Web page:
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The Curtain 75: Dancing with Oblivion 💀
The internet, the craving for Nothingness, and Doing Nothing. Plus: Clubbed Thumb meets Amazon, Autumnal movies, The Gentrifcation Font, and more.
It’s me, Gus Cuddy, and this is The Curtain, a newsletter about things like arts and algorithms. This week I have an exploration of the effects of social media on culture, and the usual collection of notes from the week.
Hope you’re having a lovely week!
The Experiences of the Internet: dancing with oblivion
With all the recent drama around the extremely popular TikTok, there’s been a lot of talk about its algorithm as its “secret sauce” that makes it so compelling. Technology writer Eugene Wei demystified what the algorithm is in an article on his blog entitled “Seeing Like an Algorithm”. Essentially, algorithms are made through machine-learning that acts on large sets of data. The bigger the dataset, the better the algorithm. TikTok is created with what Wei defines as “algorithm-friendly design”: contrary to the “endless scroll” of Twitter and Facebook, each video in TikTok takes up the entire screen—and each action you may or may not take with that video is being recorded (each second you linger, each swipe you do). They use the data they collect to create a closed-loop feedback system that gives content and collects data in an ever-growing flywheel. The reason their algorithm is so good—able to recommend content so many find immediately interesting—is because they tightly control the flow of data within their system.
This runs contrary to how other Social Networks work, because TikTok isn’t really a social network at all. That is, it doesn’t run based on suggestions from your friends and peers (i.e. your network), it runs based on their own algorithms and machine learning. In that sense, it’s a new kind of network: while networks like Facebook, Twitter, and Instagram largely rely on people you follow to provide content, TikTok—and other emerging internet companies—rely first on their algorithms to deliver from their global network the exact content that you will enjoy. It’s a slight paradigm shift in how we conceive of our engagement with Social Media—and our connection with the global psyche that is exposed to us online. But it only serves to deepen our total reliance on the internet for content.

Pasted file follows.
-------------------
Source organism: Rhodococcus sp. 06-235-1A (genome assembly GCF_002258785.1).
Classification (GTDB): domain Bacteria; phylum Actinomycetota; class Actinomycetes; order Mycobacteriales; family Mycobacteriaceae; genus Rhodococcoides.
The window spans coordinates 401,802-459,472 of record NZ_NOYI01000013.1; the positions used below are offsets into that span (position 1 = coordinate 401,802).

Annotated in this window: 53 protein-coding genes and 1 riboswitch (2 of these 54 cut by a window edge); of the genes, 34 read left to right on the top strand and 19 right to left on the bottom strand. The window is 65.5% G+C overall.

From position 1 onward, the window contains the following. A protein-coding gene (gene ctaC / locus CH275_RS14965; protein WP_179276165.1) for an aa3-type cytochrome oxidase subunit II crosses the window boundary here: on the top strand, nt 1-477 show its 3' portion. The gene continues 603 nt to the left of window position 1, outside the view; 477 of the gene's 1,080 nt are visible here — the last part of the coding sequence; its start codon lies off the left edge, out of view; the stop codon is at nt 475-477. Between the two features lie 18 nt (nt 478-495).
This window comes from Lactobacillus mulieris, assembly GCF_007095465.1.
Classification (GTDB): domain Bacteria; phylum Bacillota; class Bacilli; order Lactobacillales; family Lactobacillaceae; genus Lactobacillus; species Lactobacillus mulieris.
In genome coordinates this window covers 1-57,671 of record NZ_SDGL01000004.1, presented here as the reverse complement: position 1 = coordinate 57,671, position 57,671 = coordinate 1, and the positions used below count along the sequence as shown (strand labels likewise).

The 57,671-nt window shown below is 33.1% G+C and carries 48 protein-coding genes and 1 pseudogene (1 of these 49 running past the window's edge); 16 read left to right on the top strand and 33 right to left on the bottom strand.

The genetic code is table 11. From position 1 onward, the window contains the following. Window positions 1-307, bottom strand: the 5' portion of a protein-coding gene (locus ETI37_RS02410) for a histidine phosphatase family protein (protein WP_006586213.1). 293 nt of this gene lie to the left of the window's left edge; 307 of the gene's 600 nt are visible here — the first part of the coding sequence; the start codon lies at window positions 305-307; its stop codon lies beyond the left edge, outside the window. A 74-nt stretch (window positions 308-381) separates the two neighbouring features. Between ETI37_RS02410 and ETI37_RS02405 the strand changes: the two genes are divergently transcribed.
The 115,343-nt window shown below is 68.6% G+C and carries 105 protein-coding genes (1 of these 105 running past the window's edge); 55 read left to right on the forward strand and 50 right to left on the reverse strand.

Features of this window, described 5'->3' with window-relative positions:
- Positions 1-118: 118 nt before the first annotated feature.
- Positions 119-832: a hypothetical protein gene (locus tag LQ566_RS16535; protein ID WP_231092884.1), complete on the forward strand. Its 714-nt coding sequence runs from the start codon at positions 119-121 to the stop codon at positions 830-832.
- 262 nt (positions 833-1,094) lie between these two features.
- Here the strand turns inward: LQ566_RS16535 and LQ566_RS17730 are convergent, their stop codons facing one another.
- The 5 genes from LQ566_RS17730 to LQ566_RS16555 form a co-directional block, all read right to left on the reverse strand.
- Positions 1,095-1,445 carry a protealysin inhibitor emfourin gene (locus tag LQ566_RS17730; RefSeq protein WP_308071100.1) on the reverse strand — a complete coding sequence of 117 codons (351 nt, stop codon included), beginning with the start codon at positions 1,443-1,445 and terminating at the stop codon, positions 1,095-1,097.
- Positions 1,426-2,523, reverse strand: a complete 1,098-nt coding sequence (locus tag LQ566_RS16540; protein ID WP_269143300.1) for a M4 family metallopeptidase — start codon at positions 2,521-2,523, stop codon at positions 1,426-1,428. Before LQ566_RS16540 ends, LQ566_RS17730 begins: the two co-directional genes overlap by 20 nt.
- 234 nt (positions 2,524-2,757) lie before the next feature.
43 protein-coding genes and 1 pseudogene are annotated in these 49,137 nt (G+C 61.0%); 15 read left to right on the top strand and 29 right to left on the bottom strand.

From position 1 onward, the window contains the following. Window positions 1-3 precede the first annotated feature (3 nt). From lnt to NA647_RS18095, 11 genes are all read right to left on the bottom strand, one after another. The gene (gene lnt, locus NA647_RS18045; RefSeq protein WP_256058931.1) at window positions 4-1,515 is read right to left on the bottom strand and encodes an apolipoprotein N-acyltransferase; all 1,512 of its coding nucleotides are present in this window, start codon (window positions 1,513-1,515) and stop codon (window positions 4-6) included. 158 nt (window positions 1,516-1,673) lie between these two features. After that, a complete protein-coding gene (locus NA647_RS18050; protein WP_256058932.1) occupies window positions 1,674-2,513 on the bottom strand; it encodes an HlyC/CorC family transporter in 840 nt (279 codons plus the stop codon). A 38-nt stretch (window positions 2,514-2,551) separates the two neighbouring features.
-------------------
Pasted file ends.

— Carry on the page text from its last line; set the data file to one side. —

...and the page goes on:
In Max Read’s essay in Bookforum on Richard Seymour’s The Twittering Machine, he asserts a fascinating idea about the “techlash” that has happened over the last decade: prevailing anti-tech ideas that social media has rewired our brains and that economic incentives commodify our attention actually don’t tell the whole story. While they may be true, they remove our own agency. Instead, we need to acknowledge that the reason we’re addicted to social media is that it’s us satisfying our own psychological drives: “Perhaps the best lens to examine compulsive, unproductive, inexplicable use of social media is not technical, or sociological, or economic, but psychoanalytic.” In other words, we as a people are complicit in it.
Part of this complicity is less technical, then, and more of a psychological/spiritual/philosophical/metaphysical explosion. The move from Print to the Internet has been the restoration of what Marshall McLuhan called the “Global Village”, extending our collective consciousness to the entirety of human society and affecting “the whole psychic and social complex,” as he writes in Understanding Media. With this explosion comes an almost neurotic urge to write and express—posting tweets, photos, statuses, comments, and engaging in searches, clicks, scrolls, watching, and reading in the great global machine. Under the era of Print, there were large institutional gatekeepers that kept most people from expressing themselves in any sort of global way. But times have changed. As Read writes:
Where the repressive systems built on print media depended on and enforced our silence, the social industry wants us to keep writing—and writing, and writing, and writing, rendering legible, analyzable, and profitable nearly all our basic social interaction.
There are many angles to approach the proliferation of the internet. One of the most popular has been what I’ll call the “Jenny Odell angle”, based on writer Jenny Odell and her popular talk-turned-book How to Do Nothing, where she argues that the modern “attention economy” subsumes all notion of leisure. Unlike Read and Seymour’s lens of psychoanalysis, Odell’s focus is on the tension between the lure of the attention-grabbing internet and the slowness of mindful living and creativity. The erasure of leisure is a more Culture-oriented take on the internet; in a 1948 manifesto, German philosopher Josef Pieper famously argued that Leisure is the basis of Culture, that great things come from having nothing to do but contemplate and wonder. But as all of our time becomes commoditized—an economic resource that is being mined for data—we can no longer justify doing just “nothing”.
Illustration by Maurice Sendak from Open House for Butterflies by Ruth Krauss. via Brain Pickings